If you're part of a startup, or just starting along your Compliance journey, you probably have a lot of questions. You’re likely thinking:
One question we hear a lot is “Do I need to be ISO 27001-certified or do we need a SOC 2 report?”. (Though to be quite honest, most companies just starting to think about Compliance do not yet know the difference between assurances vs attestations vs audits.)
This is a great question. In this post, drawing on anecdotes’ experience as the Compliance experts, I’ll explain the similarities, the differences, and whether you should go for ISO 27001 vs SOC 2.
To start, let’s get one thing straight; SOC 2 and ISO 27k are both really important InfoSec Compliance frameworks. Both provide organizations with a strong degree of assurance that their partners and vendors have attained a standardized level of commitment to security — and if a business doesn't have at least one of them, they will inevitably lose deals and customer confidence. However, although they have some common themes, there are differences between SOC 2 and ISO 27001 and they should not be viewed as interchangeable.
ISO 27001, first established in 2005 by the International Organization for Standardization, aims to create a systematic standard for security across all industries. Showing a methodology for security is a core element of ISO 27001 and this is accomplished by reviewing the Information Security Management System. This is referred to as the ISMS, which are the company’s policies and procedures, roles and responsibilities, management involvement in information security activities, budget approval, scope, etc., which reflect ISO 27001’s objectives. The ISO 27001 update was rolled out to improve information security posture and maturity.
SOC 2 was established by the American Institute of Certified Public Accountants (AIPCA), and covers 5 Trust Service Criteria (TSC):; Security, Availability, Processing Integrity, Confidentiality, and Privacy. Although organizations can choose the criteria they want to be audited for, the Security Criteria, also called the Common Criteria, is mandatory. Once an audit has been completed successfully, the auditor will present the audited organization with a SOC 2 Type 1 or SOC 2 Type 2 report, which can and should be given to prospective partners.
In both frameworks - SOC 2 Type 2 vs ISO 27001 - after some preparation time, an auditor will go through the organization’s evidence (i.e. data shown to auditors to prove they are indeed compliant with requirements) and decide if the evidence shown indicates that they meet requirements. If it does, they will be issued a certificate in the case of ISO 27k, or a report in the case of SOC 2. If they do not, they will be given an opportunity to close gaps or fix mistakes.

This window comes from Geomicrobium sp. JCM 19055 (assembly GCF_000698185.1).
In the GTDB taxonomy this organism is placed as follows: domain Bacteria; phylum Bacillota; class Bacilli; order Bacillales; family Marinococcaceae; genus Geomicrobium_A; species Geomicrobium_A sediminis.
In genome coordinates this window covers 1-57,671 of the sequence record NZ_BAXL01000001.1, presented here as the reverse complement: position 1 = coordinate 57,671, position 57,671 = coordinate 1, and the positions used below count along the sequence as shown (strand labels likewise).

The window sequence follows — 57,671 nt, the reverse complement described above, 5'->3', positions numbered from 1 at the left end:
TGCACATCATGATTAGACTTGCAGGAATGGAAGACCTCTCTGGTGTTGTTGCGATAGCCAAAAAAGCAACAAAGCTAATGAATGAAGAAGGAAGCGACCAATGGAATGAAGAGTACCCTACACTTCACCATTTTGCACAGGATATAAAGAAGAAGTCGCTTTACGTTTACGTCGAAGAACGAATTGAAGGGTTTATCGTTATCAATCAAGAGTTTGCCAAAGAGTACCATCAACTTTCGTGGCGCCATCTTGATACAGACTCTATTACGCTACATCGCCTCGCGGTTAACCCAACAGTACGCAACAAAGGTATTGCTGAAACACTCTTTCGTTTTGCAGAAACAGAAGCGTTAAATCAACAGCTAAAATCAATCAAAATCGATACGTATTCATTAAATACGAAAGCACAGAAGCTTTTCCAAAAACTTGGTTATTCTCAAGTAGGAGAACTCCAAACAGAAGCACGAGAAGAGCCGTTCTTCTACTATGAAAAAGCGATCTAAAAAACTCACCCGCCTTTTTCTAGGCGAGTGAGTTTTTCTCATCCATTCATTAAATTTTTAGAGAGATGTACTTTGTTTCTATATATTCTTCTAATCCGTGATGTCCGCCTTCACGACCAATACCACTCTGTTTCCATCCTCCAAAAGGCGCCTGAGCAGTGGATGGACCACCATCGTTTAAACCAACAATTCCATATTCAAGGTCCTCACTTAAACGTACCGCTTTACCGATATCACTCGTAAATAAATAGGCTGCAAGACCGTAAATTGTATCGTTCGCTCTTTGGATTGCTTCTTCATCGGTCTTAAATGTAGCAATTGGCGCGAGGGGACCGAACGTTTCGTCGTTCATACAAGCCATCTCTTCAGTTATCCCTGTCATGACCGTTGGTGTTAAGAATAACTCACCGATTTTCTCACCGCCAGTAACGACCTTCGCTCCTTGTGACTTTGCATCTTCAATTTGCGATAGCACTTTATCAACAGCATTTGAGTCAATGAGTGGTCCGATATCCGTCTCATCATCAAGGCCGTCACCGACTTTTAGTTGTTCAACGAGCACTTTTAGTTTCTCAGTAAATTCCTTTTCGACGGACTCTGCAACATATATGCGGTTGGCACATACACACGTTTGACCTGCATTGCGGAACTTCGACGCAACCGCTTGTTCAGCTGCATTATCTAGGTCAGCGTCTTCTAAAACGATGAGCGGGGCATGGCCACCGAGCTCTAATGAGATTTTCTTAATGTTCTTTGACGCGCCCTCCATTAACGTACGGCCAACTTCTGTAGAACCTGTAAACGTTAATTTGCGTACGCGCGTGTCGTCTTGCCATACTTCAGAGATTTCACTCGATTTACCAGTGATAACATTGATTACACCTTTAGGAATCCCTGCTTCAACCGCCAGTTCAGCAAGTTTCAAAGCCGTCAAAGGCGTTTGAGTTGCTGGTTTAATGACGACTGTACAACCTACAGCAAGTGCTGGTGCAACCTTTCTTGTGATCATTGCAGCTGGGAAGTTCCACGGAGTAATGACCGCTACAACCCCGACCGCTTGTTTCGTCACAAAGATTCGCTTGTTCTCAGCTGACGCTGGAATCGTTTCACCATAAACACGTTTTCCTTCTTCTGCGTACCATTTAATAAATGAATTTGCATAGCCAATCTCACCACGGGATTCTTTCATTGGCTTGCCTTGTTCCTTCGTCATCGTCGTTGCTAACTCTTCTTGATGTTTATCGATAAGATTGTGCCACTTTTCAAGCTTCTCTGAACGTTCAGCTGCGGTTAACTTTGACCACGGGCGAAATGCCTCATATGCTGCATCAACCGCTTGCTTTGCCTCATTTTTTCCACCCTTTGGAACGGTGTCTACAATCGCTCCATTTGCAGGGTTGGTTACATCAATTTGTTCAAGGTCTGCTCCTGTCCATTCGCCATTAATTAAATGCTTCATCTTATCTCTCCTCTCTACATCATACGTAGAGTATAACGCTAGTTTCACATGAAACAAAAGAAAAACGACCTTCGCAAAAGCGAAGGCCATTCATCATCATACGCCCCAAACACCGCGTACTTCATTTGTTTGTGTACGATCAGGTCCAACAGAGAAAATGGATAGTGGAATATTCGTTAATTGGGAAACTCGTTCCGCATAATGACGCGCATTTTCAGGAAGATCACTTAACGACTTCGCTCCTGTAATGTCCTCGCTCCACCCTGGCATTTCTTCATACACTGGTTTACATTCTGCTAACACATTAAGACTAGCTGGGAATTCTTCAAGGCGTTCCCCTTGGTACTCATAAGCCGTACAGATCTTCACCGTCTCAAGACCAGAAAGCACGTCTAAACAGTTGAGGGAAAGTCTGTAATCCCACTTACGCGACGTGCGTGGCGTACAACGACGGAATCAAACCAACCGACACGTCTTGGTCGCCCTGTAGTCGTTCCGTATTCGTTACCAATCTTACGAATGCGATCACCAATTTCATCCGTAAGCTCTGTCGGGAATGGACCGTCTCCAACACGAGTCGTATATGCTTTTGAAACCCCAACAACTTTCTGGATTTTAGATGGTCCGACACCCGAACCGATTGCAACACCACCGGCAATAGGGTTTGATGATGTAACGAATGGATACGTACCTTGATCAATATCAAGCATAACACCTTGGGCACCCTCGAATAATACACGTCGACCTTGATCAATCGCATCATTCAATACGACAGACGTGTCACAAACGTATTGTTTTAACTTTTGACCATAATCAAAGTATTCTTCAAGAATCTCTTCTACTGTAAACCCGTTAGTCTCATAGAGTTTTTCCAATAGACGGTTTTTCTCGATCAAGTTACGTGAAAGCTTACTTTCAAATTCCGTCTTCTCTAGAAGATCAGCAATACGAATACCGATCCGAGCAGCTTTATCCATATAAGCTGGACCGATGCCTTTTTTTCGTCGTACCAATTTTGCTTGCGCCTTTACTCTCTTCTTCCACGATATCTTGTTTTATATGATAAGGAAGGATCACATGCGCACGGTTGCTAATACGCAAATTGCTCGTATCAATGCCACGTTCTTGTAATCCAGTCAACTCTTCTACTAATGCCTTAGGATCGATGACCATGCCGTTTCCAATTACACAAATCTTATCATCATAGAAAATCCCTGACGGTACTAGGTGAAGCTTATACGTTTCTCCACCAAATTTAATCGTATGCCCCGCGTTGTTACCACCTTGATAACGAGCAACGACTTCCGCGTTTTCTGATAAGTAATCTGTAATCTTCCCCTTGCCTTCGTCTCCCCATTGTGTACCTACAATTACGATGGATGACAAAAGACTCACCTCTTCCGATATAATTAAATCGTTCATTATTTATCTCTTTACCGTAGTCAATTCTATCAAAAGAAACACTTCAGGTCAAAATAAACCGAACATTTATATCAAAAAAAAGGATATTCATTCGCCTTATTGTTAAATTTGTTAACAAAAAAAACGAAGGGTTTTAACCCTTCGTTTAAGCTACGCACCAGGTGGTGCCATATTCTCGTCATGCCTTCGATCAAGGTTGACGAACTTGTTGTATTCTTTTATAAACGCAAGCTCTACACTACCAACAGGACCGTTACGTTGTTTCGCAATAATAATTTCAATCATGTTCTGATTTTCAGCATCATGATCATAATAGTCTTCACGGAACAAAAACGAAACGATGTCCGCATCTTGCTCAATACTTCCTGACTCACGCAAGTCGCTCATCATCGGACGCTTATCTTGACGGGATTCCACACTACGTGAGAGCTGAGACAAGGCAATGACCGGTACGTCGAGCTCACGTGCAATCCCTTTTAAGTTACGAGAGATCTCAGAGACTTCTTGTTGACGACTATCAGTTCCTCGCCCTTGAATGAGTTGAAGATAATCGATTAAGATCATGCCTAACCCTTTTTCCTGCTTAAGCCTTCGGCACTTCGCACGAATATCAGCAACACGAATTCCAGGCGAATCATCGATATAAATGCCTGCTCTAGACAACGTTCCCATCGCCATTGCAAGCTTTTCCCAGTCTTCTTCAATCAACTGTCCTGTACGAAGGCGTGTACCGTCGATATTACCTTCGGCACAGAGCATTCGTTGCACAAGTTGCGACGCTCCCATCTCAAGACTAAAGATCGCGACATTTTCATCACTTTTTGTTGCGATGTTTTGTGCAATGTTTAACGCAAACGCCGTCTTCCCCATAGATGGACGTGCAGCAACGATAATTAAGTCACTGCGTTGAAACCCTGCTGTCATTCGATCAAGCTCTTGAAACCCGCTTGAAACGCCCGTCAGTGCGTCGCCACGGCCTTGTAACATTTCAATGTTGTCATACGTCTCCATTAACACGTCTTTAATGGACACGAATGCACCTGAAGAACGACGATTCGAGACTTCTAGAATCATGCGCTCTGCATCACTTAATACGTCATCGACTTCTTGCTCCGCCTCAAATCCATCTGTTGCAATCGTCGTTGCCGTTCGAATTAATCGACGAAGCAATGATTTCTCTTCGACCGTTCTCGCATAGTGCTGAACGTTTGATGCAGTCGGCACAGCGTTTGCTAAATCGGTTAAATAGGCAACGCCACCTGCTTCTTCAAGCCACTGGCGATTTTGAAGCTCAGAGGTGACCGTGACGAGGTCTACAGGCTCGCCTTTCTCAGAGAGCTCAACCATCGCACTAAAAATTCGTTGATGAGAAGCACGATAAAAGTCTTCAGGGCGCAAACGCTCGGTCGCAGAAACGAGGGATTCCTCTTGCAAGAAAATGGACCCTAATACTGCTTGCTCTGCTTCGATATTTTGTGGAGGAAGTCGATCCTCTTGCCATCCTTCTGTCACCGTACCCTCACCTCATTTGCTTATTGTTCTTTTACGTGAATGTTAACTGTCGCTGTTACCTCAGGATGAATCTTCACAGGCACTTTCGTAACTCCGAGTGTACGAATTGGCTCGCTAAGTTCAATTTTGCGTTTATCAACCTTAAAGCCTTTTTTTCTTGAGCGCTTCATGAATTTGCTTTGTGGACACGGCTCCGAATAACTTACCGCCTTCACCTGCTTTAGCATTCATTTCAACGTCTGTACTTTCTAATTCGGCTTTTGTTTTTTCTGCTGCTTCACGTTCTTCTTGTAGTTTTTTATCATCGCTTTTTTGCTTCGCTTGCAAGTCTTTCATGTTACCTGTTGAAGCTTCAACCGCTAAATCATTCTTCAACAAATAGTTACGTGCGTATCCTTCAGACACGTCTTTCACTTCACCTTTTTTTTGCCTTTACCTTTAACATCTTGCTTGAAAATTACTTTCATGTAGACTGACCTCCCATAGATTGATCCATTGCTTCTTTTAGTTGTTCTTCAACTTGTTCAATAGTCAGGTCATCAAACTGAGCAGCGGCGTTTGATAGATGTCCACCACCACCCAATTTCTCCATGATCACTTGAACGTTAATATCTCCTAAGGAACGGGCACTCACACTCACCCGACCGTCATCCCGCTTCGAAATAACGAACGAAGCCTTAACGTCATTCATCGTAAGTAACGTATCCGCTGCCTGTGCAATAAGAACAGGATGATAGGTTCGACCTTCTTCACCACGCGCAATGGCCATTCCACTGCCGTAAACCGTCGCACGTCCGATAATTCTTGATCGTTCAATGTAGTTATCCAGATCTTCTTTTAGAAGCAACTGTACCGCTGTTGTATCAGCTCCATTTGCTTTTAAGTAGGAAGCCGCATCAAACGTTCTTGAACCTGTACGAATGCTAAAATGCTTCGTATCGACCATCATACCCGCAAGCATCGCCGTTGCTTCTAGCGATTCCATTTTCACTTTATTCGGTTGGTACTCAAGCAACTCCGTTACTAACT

The frameworks are clearly similar in goal; SOC 2 and ISO 27k both signal to potential customers and partners that the business is committed to meeting and maintaining rigorous security standards. Both take a lot of effort, and both can be used globally, with some exceptions (more on that below).
But even though they have many similarities, don't assume they are the same; Let's explore SOC vs ISO:
In the US, SOC 2 is thought of as more credible, and many organizations based in the States will not accept ISO 27k alone. On the other hand, outside the US, many organizations do not recognize SOC 2. This means that your assessment of which one is better for your organization should be based on where your main customer base is, and if you do business both within the US and internationally, it would be wise to have both.ISO 27001 vs SOC 2: why not go for both?
The good news is that if you meet one framework, you are not all that far off from meeting the other. Integrating SOC 2 or ISO 27001 automation will help organizations to easily meet both ISO 27k and SOC 2 because they cover a ton of the same security controls and cross-map evidence via automation from one framework to the other.